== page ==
Suitable Age For Reading It To: This is a great story for all ages.  The rhymes and sophistication of the illustrations are enough to capture the attention of the older children and still colorful and simple enough for the younger ones as well.  I highly recommend it.
Go Get It: There's A Train Going By My Window (This one's a little harder to find, too, but don't stop the hunt! It's really worth it.)
A little about the author and/or illustrator: Wendy Kesselman is mostly a playwright and I can't find much about her, so we'll leave it at that.  Tony Chen is an illustrator who also has illustrated a children's story Bible that looks beautiful though I haven't found it to read.  Sorry there's not more here but these people seem a little obscure to rake info up on.  Happy reading!

Monday, November 22, 2010

Original Tale: Where Does The Sun Go After It Sets


Where does the sun go after it sets?
Down to the sea to sleep in the west
What will it do there down in the blue?
Make friends with the beautiful pearly white moon
What will they talk about, do you know?
Where they have come from and where they will go
Shall they invite many friends in for tea?
The west wind, the north wind, the stars and me
How will the sun know just when to rise?
When the tea is all gone and they've said their goodbyes
Is the sun lonely when it shines in the sky?
No, for it shines on you and I


Written and Illustrated by R. Nigh

Sunday, November 21, 2010

Children's Book Review: The Judge: An Untrue Tale

 Name of book: The Judge: An Untrue Tale
Author / Illustrator: Written by Harve Zemach and written and illustrated by Margot Zemach
What's It All About:  Prisoners are marched in to plead with an unrelenting Judge.  They keep trying and trying to tell him of the horrible thing coming this way...Excerpt:

"Please let me go, Judge.
I didn't know, Judge,
That what I did was against the law.
I just said what I saw."

My Favorite Bit: I tell you, Judge, we all better pray! -- I really like the rhyming of this book.  It reminds me of my brother, as this book was bought for him but we all enjoyed it immensely and still say the line above when things are getting hairy.
Suitable Age For Reading It To: This one ain't really for the wee ones.  What I mean is, although it's quite funny and the illustrations are great, it has a sharp humor and...(plot spoiler) the Judge doesn't get a happy ending.  So, skip the little kiddos on this one and read it to your older ones--I'd say around age 5 up. 
Go Get It: The Judge: An Untrue Tale  You can check other places like Alibris or even Ebay as this one is a little harder to get, but it is a good one to have in your library.
A Little More About the Author and/or Illustrator(s): Margot Zemach was born in Los Angeles and collaborated on thirteen other books with her husband who went under the pseudonym of Harve Zemach.

Friday, November 19, 2010

Original Tale: Waiting At The Window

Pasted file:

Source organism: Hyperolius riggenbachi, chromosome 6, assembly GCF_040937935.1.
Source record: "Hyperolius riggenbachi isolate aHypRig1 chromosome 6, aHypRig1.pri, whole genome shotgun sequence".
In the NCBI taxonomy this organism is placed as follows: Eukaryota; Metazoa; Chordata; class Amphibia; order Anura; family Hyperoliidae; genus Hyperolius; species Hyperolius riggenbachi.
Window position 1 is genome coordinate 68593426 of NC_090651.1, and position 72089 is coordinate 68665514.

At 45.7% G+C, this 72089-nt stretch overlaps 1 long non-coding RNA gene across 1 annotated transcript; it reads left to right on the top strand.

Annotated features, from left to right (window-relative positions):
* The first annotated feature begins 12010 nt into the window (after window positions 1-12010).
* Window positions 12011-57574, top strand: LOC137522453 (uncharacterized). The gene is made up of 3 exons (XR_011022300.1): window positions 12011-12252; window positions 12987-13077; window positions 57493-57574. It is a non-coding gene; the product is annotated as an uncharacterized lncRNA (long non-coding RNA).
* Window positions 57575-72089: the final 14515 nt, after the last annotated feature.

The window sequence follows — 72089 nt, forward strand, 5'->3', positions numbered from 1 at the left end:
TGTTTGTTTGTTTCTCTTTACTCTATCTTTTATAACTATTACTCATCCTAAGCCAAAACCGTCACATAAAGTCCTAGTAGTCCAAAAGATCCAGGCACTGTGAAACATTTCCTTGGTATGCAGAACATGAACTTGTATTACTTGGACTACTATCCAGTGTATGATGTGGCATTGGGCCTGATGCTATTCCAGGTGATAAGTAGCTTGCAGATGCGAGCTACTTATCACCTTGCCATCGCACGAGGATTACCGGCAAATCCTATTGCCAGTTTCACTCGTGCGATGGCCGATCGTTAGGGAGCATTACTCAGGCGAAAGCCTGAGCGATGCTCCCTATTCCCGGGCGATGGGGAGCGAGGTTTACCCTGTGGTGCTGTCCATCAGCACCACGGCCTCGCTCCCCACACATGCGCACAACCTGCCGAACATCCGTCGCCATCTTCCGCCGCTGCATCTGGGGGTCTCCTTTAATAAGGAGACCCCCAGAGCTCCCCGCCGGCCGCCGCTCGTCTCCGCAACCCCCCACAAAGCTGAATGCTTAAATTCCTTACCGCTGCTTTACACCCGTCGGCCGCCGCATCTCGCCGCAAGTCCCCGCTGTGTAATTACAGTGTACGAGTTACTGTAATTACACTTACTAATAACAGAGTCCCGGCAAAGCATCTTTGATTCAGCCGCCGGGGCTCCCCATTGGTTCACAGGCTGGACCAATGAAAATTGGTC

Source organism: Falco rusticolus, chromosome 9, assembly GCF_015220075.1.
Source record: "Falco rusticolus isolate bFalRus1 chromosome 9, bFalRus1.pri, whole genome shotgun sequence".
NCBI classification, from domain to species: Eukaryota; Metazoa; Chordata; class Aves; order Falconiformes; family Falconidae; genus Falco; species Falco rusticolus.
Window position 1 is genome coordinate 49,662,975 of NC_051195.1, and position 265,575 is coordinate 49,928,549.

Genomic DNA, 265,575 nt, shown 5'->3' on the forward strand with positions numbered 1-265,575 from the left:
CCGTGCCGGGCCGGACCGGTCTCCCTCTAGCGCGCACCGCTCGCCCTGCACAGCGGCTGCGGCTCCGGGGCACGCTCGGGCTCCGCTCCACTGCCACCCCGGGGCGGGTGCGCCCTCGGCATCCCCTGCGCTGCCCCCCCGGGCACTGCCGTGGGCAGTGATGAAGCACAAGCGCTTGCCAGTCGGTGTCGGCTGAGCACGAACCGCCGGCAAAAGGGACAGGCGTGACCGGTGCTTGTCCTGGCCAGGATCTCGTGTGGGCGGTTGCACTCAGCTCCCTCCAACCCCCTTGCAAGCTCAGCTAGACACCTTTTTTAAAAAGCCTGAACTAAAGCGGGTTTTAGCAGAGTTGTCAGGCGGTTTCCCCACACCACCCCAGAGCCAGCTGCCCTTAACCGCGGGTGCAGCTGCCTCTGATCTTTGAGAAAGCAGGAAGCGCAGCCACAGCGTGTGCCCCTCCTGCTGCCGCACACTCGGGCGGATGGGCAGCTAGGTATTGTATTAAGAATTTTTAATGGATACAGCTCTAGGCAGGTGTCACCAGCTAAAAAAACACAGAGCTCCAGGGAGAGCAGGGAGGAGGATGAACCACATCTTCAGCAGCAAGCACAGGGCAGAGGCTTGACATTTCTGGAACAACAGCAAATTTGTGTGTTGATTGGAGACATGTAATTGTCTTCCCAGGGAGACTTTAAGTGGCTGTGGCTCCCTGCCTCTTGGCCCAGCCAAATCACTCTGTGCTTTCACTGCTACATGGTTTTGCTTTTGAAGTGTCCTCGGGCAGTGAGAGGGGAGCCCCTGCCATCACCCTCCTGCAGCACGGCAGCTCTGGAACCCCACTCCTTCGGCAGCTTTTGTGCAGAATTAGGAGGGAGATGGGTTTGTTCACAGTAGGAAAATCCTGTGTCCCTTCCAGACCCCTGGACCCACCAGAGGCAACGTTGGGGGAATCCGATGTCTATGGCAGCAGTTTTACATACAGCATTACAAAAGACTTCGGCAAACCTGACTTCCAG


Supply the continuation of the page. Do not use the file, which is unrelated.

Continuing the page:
Many kinds of children pass my window every day
I sit or stand and wait for one to point to me and say
I'd like to take him home, Mother, he seems so soft and kind
I'd like to take him home, Grandpa, if you would lend a dime
The dolls aren't much to talk to and the cars don't make a peep
There's a monkey by my window, however mostly he's asleep
I'm waiting for the tinkle of the toy shop's front door bell
I'm waiting for a little child to point and me and tell
Dear papa, he's the bear for me, I'll take him home for tea
Perhaps today will be the day that somebody buys me

Written and photo'd by R. Nigh




Thursday, November 18, 2010

Children's Book Review: The Story About Ping


Name of book: The Story About Ping
Author/Illustrator: By Marjorie Flack and Kurt Wiese
What's It All About: A little duck who lives on a boat on the Yangtze River does not want to be last in line to go up the ramp to the boat or he will get a swat on the back.  One day he is diving for food and does not hear his master call until it is too late and he will be last in line into the boat.  Instead of accepting this, he hides in the grass and is left behind.  His adventures are new and frightening and he longs for his own family and his own boat.  At last he finds it and, though he paddles hard, he may be the last to the boat but does he care? Find out!
My Favorite Bit: I love this story.  The pictures are delightful, as are all pictures in books about ducks.  My favorite page has to be when the man is putting the basket over Ping and he stands with his eyes closed, clearly quacking importantly.  The illustrations are lovely and the story is just right. 
Suitable Age For Reading It To: Although you may read this to any age child as far as content, the pages each have roughly a paragraph to read and little ones may fidget through them.  I would recommend age four on up depending on the fidgety-ness of your audience.
Go Get It: The Story About Ping
A Little About The Author and/or Illustrator: Marjorie Flack was born in Long Island and is most famous for the book above though she also was responsible for the Angus books about her dog.  Kurt Wiese was a German illustrator who spent some time in China and this style can be seen in both the book above and another favorite of mine, The Five Chinese Brothers, which I also highly recommend.
 

Wednesday, November 17, 2010

Original Tale: Puddling




The rain is falling all around
All through the trees, all on the ground